Hypertension (HTN) is a risk factor for dementia and animal studies suggest that centrally active (cross the blood brain barrier) angiotensin converting enzyme (ACE) inhibitors may protect against dementia beyond HTN control.
Participants in the Cardiovascular Health Study cognition substudy (mean age 75 yrs) with treated HTN and no diagnosis of heart failure (n= 1054) were followed for a median of 6 years to determine whether cumulative exposure to ACE inhibitors (as a class and by central activity), compared to other antihypertensive agents, was associated with lower risk of incident dementia, cognitive decline (by the modified mini mental state exam, 3MSE), or incident disability in instrumental activities of daily living (IADL).
Among 414 participants exposed to ACE inhibitors and 640 not, there were 158 cases of incident dementia. Compared to other anti-HTN drugs, there was no association between exposure to all ACE inhibitors and risk of dementia (HR 1.01, 95% CI 0.88–1.15), difference in 3MSE scores (−0.32 points/yr, p=0.15), or odds of IADL disability (OR (95% CI) 1.06 (0.99–1.14). Adjusted results were similar. However, centrally active ACE inhibitors were associated with 65% less decline in 3MSE scores per year of exposure (p= 0.01) and non-centrally active ACE inhibitors were associated with greater risk of incident dementia (adjusted HR 1.20 (1.00–1.43) per year of exposure) and greater odds of IADL disability (adjusted OR 1.16 (1.03–1.30) per year of exposure) compared to other anti-HTN drugs.
While ACE inhibitors as a class do not appear to be independently associated with dementia risk or cognitive decline in older hypertensive adults, there may be within class differences in regards to these outcomes. These results should be confirmed with an RCT of a centrally active ACE inhibitor in the prevention of cognitive decline and dementia.
Endocannabinoids are involved in a variety of behavioral and physiological processes that are just beginning to be understood. In the 5-choice serial reaction-time task, exogenous cannabinoids have been found to alter attention, but endocannabinoids such as anandamide have not been studied.
We used this task to evaluate the effects of anandamide in rats. Since anandamide is a ligand for not only cannabinoid receptors, but also transient receptor potential vanilloid 1 (TRPV1) receptors, and as recently suggested, peroxisome proliferator-activated nuclear receptor-α (PPARα), we also determined whether anandamide’s effects in this task were mediated by each of these receptors.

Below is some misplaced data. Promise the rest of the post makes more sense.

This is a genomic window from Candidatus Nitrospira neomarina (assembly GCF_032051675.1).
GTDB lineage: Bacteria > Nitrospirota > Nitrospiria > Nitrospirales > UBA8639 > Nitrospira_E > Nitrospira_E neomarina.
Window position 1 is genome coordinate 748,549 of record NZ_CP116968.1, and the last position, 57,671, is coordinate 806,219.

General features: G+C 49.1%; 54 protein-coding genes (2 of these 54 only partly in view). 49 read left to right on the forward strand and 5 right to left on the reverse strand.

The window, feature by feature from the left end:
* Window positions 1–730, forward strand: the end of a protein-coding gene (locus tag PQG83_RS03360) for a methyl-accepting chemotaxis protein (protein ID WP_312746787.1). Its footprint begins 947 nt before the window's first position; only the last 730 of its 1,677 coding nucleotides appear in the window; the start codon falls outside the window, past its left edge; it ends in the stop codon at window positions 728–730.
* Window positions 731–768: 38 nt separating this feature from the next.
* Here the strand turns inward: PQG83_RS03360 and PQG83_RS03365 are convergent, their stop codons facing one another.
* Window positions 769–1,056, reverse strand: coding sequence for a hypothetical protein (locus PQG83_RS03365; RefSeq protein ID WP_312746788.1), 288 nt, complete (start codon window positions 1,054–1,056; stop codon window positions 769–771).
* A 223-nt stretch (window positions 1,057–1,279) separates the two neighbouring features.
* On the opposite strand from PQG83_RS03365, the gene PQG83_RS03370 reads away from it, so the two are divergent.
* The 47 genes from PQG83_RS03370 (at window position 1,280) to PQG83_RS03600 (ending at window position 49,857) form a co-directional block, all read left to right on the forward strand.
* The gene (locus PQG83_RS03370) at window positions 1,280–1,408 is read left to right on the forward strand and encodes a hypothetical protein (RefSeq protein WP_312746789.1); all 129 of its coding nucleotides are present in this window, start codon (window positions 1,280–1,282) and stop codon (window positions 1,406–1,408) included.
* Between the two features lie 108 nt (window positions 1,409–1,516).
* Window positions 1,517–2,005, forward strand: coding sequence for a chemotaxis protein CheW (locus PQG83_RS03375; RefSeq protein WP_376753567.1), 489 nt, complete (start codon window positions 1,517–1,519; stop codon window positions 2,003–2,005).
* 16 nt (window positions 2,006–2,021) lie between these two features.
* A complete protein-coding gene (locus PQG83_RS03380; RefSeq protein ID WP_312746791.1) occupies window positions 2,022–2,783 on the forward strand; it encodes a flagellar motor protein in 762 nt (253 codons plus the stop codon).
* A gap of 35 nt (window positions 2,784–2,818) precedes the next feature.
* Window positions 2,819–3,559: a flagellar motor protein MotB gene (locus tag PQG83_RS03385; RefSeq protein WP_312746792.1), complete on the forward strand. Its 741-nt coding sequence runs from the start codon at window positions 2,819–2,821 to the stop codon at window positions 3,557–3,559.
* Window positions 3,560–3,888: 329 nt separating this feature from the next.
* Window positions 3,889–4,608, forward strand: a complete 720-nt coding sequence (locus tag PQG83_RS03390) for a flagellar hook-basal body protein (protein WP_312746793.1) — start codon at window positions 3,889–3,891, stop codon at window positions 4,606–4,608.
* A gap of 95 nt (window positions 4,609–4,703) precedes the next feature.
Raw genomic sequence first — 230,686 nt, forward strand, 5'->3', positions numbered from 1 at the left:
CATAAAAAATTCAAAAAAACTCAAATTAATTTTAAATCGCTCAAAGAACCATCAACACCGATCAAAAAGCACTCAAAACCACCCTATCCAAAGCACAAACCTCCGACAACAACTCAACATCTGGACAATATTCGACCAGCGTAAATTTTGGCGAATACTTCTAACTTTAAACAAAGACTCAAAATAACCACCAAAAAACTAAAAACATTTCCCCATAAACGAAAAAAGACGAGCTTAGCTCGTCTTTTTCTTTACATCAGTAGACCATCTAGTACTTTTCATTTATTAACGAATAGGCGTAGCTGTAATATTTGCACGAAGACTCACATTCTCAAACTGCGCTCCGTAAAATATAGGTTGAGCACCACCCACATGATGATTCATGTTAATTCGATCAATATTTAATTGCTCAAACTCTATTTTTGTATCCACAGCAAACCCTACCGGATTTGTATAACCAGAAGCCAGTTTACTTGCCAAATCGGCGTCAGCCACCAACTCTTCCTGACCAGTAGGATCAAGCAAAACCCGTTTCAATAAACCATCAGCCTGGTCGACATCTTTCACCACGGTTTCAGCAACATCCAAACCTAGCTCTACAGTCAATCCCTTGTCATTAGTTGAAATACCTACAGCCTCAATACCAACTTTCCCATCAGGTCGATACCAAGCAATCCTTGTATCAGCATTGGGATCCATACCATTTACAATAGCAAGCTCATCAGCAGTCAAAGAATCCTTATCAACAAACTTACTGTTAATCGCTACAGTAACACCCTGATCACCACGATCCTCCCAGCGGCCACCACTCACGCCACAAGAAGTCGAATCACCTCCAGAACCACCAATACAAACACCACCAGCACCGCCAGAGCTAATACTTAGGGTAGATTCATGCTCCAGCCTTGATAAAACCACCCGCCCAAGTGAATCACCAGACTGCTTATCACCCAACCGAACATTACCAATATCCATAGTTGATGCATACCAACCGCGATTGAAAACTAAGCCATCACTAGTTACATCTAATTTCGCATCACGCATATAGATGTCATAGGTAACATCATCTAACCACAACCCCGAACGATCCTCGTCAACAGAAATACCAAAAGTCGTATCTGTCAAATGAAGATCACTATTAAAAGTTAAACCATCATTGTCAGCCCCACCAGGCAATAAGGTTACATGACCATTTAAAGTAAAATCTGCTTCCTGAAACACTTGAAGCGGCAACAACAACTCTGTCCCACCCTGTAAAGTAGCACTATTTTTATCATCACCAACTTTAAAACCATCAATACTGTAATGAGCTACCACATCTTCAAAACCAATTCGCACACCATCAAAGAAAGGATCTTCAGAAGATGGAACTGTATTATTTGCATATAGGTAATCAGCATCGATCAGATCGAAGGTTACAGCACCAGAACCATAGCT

Whenever one of five holes was illuminated for 2 s, a food pellet was delivered if a response occurred in that hole during the light or within 2 s after the light.
Anandamide increased omission errors and decreased responding during inter-trial intervals. These effects were blocked by the TRPV1 antagonist capsazepine, but not by the cannabinoid-receptor antagonist rimonabant or the PPARα antagonist MK886. Testing with open-field activity and food consumption procedures in the same rats suggested that the disruption of operant responding observed in the attention task was not due to motor depression, anxiety, decreased appetite, or an inability to find and consume food pellets.
The vanilloid-dependent behavioral disruption induced by anandamide was specific to the operant attention task. These effects of anandamide resemble effects of systemically-administered dopamine antagonists and might reflect changes in vanilloid-mediated dopamine transmission.
endocannabinoid; 5-choice serial reaction time task (5-CSRRT); open-field activity; transient receptor potential vanilloid 1 receptor (TRPV1); peroxisome proliferator-activated receptor (PPAR); anxiety; feeding
CB1 cannabinoid receptors in the brain are known to participate in the regulation of reward-based behaviors, however, the contribution of each of the endocannabinoid transmitters, anandamide and 2-arachidonoylglycerol (2-AG), to these behaviors remains undefined. To address this question, we assessed the effects of URB597, a selective anandamide deactivation inhibitor, as a reinforcer of drug-seeking and drug-taking behavior in squirrel monkeys.
We investigated the reinforcing effects of the fatty acid amide hydrolase (FAAH) inhibitor URB597 in monkeys trained to intravenously self-administer Δ9-tetrahydrocannabinol (THC), anandamide or cocaine, and quantified brain endocannabinoid levels using liquid chromatography/mass spectrometry. We measured brain FAAH activity using an ex vivo enzyme assay.
URB597 (0.3 mg/kg, intravenous) blocked FAAH activity and increased anandamide levels throughout the monkey brain. This effect was accompanied by a marked compensatory decrease in 2-AG levels. Monkeys did not self-administer URB597 and the drug did not promote reinstatement of extinguished drug-seeking behavior previously maintained by THC, anandamide, or cocaine. Pretreatment with URB597 did not modify self-administration of THC or cocaine even though, as expected, it significantly potentiated anandamide self-administration.